Blind Faith (book)
US first edition cover
|October 3, 1989|
|Media type||Print (hardcover)|
|Preceded by||Fatal Vision (1983)|
|Followed by||Cruel Doubt (1991)|
Blind Faith is a bestselling 1989 true crime novel by Joe McGinniss, based on the 1984 case in which American businessman Robert O. Marshall was charged with (and later convicted of) the contract killing of his wife, Maria. The book was adapted into an Emmy Award-nominated TV miniseries of the same name in 1990.
On the night of September 7, 1984, insurance broker Marshall and his wife, Maria, were traveling home from Atlantic City, New Jersey when, according to Marshall, he pulled over at a picnic area with a flat tire. Marshall alleged that he was then knocked unconscious by a blow to the back of his head, and approximately $15,000 worth of casino winnings was stolen. He stated that he awoke to find his wife with two gunshot wounds, dead across the front seat. After a police investigation, Marshall was arrested on December 19, 1984. The prosecution theorized that Marshall had hired two men to kill his wife so that he could collect on a $1.5 million insurance policy. Marshall was convicted of capital murder for the murder-for-hire on March 5, 1986 and sentenced to death by lethal injection.
Blind Faith maintains that to the affluent residents of Toms River, New Jersey, Marshall was a devoted family man and respected member of the community. But soon after his wife’s death, Marshall’s perfect image began to unravel as the police investigation uncovered debt, infidelity and a $1.5 million insurance policy. McGinniss attended the Marshall trial, and used court transcripts, extensive interviews with family and friends and general research to recreate the events surrounding the murder of Maria Marshall, the subsequent trial and eventual conviction of her husband. McGinniss changed the names and some personal details of most of the real people involved in the case, except for the Marshall family themselves, Judge Manuel Greenberg, assistant prosecutor Kevin Kelly, and a handful of others. McGinniss wrote that by the time Marshall was convicted and sentenced to death in 1986, everyone who knew him, including two of his three sons, believed him guilty. The book concludes with a status update of key players (including the Marshalls’ three sons) in 1987, a year after the conviction.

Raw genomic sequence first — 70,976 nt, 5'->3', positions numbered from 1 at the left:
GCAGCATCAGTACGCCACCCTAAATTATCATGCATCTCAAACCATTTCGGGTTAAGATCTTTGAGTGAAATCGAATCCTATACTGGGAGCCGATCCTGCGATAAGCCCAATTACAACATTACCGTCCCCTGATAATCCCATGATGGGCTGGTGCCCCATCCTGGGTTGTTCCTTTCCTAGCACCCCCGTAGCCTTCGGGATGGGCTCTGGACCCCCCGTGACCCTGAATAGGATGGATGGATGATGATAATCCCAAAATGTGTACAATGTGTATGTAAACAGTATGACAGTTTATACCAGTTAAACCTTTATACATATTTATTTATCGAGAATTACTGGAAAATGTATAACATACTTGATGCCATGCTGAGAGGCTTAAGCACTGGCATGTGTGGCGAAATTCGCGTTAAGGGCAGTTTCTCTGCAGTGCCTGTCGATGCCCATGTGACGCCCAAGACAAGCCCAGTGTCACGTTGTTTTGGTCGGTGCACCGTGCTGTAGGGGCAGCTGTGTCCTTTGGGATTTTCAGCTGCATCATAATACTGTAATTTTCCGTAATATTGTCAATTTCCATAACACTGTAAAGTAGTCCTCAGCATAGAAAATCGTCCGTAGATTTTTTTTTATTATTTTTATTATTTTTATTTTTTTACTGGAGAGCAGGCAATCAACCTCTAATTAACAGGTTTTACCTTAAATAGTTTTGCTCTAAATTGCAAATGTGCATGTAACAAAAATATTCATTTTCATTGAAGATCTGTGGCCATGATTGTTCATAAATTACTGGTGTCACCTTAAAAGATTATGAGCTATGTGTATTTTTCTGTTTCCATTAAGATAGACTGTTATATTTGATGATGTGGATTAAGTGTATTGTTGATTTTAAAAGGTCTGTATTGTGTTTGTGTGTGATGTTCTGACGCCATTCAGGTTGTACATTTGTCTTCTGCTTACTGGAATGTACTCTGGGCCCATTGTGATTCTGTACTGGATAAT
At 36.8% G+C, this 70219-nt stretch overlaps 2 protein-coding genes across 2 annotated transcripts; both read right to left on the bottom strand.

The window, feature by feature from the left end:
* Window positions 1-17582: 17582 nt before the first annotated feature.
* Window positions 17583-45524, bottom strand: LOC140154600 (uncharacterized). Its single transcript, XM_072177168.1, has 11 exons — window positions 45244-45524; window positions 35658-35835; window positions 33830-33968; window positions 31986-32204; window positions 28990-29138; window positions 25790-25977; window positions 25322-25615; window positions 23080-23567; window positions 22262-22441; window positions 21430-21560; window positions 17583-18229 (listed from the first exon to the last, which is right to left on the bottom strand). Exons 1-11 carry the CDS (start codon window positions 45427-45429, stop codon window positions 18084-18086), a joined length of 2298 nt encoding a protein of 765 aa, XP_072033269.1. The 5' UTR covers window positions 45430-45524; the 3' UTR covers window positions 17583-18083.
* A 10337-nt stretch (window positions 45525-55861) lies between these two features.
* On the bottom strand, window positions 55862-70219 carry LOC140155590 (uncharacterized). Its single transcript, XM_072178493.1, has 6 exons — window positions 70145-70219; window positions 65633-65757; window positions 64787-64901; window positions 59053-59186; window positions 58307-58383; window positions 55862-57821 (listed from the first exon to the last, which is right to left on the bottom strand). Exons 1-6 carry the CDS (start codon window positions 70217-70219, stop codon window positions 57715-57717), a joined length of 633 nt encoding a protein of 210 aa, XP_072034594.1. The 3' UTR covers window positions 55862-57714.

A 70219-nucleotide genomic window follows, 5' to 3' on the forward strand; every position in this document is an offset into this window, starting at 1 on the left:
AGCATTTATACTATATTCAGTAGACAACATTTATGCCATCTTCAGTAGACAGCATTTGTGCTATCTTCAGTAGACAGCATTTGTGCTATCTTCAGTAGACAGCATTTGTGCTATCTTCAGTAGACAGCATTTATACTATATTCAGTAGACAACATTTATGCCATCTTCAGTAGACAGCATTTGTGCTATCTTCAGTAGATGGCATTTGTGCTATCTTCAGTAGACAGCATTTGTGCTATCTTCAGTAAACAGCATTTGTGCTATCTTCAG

In 2002, Marshall wrote the book Tunnel Vision: Trial & Error, in which he challenged the conclusions McGinniss drew in Blind Faith. While pointing out flaws in the judicial process he believed failed him, Marshall also alleged that his trial was contaminated by police misconduct and compromised testimony and evidence.
- "THE REGION: Woman, 44, Slain At Parkway Stop". The New York Times. September 8, 1984. Retrieved February 23, 2015.
- Larsen, Erik (February 24, 2015). "Son speaks out on Blind Faith killer Robert Marshall's death". The Asbury Park Press. Retrieved February 24, 2015.
- Sheppard, R.Z. (January 2, 1989). "Books: Serpents in The Garden State". TIME. Retrieved February 24, 2015.
- Larsen, Erik (June 30, 2014). "Could Robert Marshall be free soon?". The Asbury Park Press. Retrieved February 24, 2015.